3 quick nonfiction tips from WD magazine

Pull Quote time!

The new issue of WD hit newsstands yesterday, and it’s loaded with a guide on succeeding in the current economy (from breaking into new writing realms to dealing with taxes), lessons from an author-turned-agent, an interview with Elizabeth Berg, and more. 

From the magazine, here are three nonfiction tips, pull-quote style, that stuck out in my mind after sending the issue off to the printer.

On networking when freelancing:
“People often think they should network with folks at the top of the food chain. In actuality, it’s more helpful to network with people lower on the chain (low-level execs or assistants). This is because: a) They have more time to network; b) they have a greater need to network; and c) finding talented new writers and articles is part of how they get recognition.”
–Chad Gervich, from his piece “Don’t Be a Stranger: Get Personal to Get the Gig”

On success when selling a debut nonfiction book:
“I surrounded myself with a coach and mentor who kept me moving. I also did things in the right order: I focused on building my platform and developing a winning proposal before I wasted time writing a book that no one wanted to publish.”
–Debut author Debra Berndt, from the Breaking In column by Chuck Sambuchino

On queries:
“I’ve noticed that the tighter and more concise (read: shorter) my queries are, the faster I’m getting responses. With the increased workloads brought on by downsizing in the current economy, many editors would rather not take the time to wade through long, detailed queries. Try condensing your queries down to a few highly targeted sentences, trusting that an editor will e-mail for clarification if you’ve piqued her interest.”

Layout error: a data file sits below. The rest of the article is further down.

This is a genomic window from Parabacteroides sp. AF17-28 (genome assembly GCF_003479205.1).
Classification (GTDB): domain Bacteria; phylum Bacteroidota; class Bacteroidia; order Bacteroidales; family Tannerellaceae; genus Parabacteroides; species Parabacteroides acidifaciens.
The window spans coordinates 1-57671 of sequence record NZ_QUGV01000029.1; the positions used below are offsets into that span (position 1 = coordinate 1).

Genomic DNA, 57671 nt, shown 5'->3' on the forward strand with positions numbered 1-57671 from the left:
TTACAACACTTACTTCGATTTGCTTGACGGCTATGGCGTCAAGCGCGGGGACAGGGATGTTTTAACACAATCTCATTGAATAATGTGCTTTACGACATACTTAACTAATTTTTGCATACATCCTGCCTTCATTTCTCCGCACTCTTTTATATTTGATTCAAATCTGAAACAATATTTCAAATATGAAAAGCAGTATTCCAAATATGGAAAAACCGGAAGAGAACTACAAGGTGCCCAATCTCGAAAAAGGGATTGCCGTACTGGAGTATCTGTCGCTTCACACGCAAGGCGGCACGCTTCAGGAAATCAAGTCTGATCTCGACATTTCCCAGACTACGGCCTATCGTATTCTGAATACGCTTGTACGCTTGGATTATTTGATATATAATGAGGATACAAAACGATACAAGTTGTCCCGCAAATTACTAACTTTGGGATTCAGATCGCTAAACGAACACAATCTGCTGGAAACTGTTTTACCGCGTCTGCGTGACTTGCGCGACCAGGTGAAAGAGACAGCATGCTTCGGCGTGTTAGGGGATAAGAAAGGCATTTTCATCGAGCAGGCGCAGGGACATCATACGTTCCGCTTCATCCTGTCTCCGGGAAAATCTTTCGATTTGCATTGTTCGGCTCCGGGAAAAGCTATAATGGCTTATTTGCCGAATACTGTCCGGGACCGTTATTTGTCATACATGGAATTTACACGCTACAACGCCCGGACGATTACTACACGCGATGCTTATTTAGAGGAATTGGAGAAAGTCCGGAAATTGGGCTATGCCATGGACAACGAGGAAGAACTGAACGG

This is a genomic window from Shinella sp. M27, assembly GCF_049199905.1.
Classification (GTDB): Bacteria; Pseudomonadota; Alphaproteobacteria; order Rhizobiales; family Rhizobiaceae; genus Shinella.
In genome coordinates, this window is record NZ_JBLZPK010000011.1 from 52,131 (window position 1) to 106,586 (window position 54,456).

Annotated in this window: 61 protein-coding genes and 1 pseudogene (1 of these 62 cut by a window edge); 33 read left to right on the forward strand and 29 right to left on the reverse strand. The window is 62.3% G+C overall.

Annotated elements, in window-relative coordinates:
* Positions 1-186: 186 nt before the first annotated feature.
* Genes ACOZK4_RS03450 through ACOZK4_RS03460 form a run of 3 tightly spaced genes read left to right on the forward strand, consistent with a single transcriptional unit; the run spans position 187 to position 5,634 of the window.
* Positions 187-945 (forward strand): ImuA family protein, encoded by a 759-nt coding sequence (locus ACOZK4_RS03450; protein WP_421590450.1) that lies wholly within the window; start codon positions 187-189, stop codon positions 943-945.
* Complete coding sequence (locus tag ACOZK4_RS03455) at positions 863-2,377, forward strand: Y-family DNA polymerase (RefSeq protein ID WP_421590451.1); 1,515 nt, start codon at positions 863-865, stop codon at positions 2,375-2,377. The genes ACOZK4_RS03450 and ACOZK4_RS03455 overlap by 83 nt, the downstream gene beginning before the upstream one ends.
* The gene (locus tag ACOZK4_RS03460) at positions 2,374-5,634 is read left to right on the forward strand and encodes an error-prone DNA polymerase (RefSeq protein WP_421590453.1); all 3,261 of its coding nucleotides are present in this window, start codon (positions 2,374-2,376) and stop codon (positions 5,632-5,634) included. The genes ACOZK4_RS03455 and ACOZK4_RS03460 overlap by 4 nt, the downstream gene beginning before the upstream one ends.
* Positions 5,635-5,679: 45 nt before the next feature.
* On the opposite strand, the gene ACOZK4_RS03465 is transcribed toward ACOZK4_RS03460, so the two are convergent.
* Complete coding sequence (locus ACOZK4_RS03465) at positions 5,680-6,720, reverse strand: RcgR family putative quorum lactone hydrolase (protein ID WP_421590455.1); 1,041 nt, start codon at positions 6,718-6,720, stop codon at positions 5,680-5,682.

–Freelancer Perry P. Perkins, from his article “Doing the Math”

* * *


Feel free to take the following prompt home or post your response (500 words or fewer, funny, sad or stirring) in the Comments section below. By posting, you’ll be automatically entered in our occasional around-the-office swag drawings. If you’re having trouble with the captcha code sticking, e-mail your story to me at writersdigest@fwmedia.com, with “Promptly” in the subject line, and I’ll make sure it gets up.

Write the last sentence to an unwritten novel or nonfiction book that’s so intriguing that others won’t help but want to read the rest of the text. [Feel free to include a paragraph or two leading up to it. And if you’re searching for character or subject fodder, how about the topic of the last phone call you placed today?]

(Prompt courtesy of WD Online Community Editor Brian A. Klems.)

And speaking of nonfiction, WD’s Jane Friedman is also hosting a live webinar tomorrow, “Critique Series: Nonfiction Hooks & Book Proposals Live.” Click here to check it out and to get your proposal critiqued.

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2 thoughts on “3 quick nonfiction tips from WD magazine

  1. Mark James

    Zac . . nonfiction . . . hmmmm. . . I’ve heard of that. . . can’t quite remember where. . . seriously — those tips are great, and I think they cross over to fiction as well.